Meanwhile, Republicans across the country are taking refuge behind the usual talking points; “it’s too soon to talk about it,” blaming "violent video games," or “we need to deal with mental illness,” and in Orange Julius’s case doing everything he can to undermine public safety.
And it’s the same playbook of watered down misdirection that the people of Louisa are seeing from local candidates running under Party banners, Facebook pages that have if any meaningful content that might assist voters in evaluating what they bring to the table, or even where they stand on relevant issues.
Although in Tony Williams case, it should be noted that he’s following Duane Adams 2017 playbook, using like minded proxies to flood the CV with letters of support. And while these are activities that any elected official or candidate worth their salt should be engaging in.
What few of the CV readers will notice is that they follow a similar pattern of pattern of distraction as the higher level Replican’ts [McGuire and Reeves] or that their claims are little more than an assortment of what-about-isms, and inflated accomplishments.
Some local officials currently in office and surprisingly some new candidates for office are content to run their campaign on the down low; depending almost entirely on word of mouth, keeping their “expenses” at such low levels that they won’t have to file any financial reports.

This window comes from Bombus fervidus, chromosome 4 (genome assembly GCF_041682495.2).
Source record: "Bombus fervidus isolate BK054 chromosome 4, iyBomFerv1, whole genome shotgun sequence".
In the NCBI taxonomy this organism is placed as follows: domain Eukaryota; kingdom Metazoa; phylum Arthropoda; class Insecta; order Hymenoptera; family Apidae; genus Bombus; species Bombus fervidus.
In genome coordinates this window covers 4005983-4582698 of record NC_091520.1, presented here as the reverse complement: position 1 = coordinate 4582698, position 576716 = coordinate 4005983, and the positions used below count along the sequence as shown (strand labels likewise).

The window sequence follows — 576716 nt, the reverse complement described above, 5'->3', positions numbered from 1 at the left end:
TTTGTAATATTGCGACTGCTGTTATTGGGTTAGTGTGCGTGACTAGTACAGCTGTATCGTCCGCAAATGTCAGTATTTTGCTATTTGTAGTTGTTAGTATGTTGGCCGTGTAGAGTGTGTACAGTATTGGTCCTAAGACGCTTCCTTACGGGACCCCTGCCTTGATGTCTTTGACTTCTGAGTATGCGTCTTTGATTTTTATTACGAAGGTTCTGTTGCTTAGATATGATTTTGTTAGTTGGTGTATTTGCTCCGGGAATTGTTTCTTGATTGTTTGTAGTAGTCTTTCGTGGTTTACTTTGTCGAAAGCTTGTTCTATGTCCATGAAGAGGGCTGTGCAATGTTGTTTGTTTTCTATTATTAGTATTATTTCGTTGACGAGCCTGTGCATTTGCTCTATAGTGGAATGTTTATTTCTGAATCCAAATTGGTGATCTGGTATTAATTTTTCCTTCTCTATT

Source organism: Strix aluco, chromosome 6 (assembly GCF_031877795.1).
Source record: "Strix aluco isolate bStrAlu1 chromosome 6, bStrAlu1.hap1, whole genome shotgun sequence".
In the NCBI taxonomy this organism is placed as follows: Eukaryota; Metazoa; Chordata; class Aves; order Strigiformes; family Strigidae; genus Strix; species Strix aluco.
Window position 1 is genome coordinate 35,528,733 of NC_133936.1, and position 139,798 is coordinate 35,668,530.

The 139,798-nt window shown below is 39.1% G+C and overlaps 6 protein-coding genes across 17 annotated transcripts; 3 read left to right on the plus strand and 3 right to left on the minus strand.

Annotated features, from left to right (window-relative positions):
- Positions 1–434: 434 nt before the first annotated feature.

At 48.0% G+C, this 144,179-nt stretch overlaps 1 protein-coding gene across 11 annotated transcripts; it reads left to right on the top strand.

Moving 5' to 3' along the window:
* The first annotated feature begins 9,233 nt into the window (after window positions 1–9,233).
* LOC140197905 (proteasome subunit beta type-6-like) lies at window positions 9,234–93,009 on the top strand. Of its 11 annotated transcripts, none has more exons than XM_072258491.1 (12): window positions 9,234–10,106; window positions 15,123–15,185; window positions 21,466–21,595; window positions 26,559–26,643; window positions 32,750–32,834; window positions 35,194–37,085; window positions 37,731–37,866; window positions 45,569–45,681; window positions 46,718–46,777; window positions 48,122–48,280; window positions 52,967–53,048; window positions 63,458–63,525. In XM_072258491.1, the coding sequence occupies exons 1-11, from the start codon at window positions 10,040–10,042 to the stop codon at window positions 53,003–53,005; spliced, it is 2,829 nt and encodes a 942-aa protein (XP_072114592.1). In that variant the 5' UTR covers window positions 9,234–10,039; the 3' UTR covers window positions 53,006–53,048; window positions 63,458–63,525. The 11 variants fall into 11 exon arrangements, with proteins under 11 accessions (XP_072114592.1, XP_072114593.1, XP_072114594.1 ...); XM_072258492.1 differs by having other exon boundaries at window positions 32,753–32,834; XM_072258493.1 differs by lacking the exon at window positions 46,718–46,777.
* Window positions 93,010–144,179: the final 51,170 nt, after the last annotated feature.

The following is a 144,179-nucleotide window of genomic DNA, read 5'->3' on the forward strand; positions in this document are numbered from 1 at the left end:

While other have taken to littering the roadways with signs, convinced that volume is a substitute for substance, and others are content to reach out to voters by using their personal Facebook pages as campaign pages.
Nor is it any coincidence that you’re not seeing this kind of pabulum on local independent candidates Facebook and web pages, not just because they want to be elected, but because they’re not afraid to talk about the issues.
Make no mistake, whichever lever you choose to pull on November 5th this year, and the following year, those decisions will likely be the most critical votes of your lifetime, and will play a major part in which direction this country takes for decades to come.